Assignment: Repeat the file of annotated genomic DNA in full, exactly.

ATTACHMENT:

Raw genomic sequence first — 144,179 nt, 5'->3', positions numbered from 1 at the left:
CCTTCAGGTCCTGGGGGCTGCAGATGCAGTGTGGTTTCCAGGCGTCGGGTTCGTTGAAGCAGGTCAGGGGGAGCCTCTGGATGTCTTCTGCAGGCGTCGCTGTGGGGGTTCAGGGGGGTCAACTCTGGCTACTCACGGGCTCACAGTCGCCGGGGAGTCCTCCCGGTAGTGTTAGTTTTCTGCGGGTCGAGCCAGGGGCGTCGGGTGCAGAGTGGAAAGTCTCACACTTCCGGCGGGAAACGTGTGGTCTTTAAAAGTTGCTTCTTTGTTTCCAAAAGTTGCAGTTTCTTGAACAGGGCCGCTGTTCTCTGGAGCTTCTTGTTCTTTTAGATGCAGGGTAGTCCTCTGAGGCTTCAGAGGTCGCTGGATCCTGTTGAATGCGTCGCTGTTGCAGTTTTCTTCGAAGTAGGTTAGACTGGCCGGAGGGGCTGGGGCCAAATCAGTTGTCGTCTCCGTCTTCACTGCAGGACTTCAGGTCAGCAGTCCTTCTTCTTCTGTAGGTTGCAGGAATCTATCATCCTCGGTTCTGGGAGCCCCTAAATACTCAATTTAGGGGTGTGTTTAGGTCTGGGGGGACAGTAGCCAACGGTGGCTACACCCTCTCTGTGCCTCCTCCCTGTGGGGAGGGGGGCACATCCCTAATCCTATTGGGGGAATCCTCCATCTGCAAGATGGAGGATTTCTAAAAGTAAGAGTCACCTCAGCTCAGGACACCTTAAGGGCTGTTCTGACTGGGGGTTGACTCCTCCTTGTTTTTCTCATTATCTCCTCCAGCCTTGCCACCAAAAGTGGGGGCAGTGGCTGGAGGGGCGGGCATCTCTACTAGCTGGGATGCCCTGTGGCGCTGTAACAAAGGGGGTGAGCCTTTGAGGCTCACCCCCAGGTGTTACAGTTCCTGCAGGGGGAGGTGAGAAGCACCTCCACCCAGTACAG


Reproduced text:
Raw genomic sequence first — 144,179 nt, 5'->3', positions numbered from 1 at the left:
CCTTCAGGTCCTGGGGGCTGCAGATGCAGTGTGGTTTCCAGGCGTCGGGTTCGTTGAAGCAGGTCAGGGGGAGCCTCTGGATGTCTTCTGCAGGCGTCGCTGTGGGGGTTCAGGGGGGTCAACTCTGGCTACTCACGGGCTCACAGTCGCCGGGGAGTCCTCCCGGTAGTGTTAGTTTTCTGCGGGTCGAGCCAGGGGCGTCGGGTGCAGAGTGGAAAGTCTCACACTTCCGGCGGGAAACGTGTGGTCTTTAAAAGTTGCTTCTTTGTTTCCAAAAGTTGCAGTTTCTTGAACAGGGCCGCTGTTCTCTGGAGCTTCTTGTTCTTTTAGATGCAGGGTAGTCCTCTGAGGCTTCAGAGGTCGCTGGATCCTGTTGAATGCGTCGCTGTTGCAGTTTTCTTCGAAGTAGGTTAGACTGGCCGGAGGGGCTGGGGCCAAATCAGTTGTCGTCTCCGTCTTCACTGCAGGACTTCAGGTCAGCAGTCCTTCTTCTTCTGTAGGTTGCAGGAATCTATCATCCTCGGTTCTGGGAGCCCCTAAATACTCAATTTAGGGGTGTGTTTAGGTCTGGGGGGACAGTAGCCAACGGTGGCTACACCCTCTCTGTGCCTCCTCCCTGTGGGGAGGGGGGCACATCCCTAATCCTATTGGGGGAATCCTCCATCTGCAAGATGGAGGATTTCTAAAAGTAAGAGTCACCTCAGCTCAGGACACCTTAAGGGCTGTTCTGACTGGGGGTTGACTCCTCCTTGTTTTTCTCATTATCTCCTCCAGCCTTGCCACCAAAAGTGGGGGCAGTGGCTGGAGGGGCGGGCATCTCTACTAGCTGGGATGCCCTGTGGCGCTGTAACAAAGGGGGTGAGCCTTTGAGGCTCACCCCCAGGTGTTACAGTTCCTGCAGGGGGAGGTGAGAAGCACCTCCACCCAGTACAG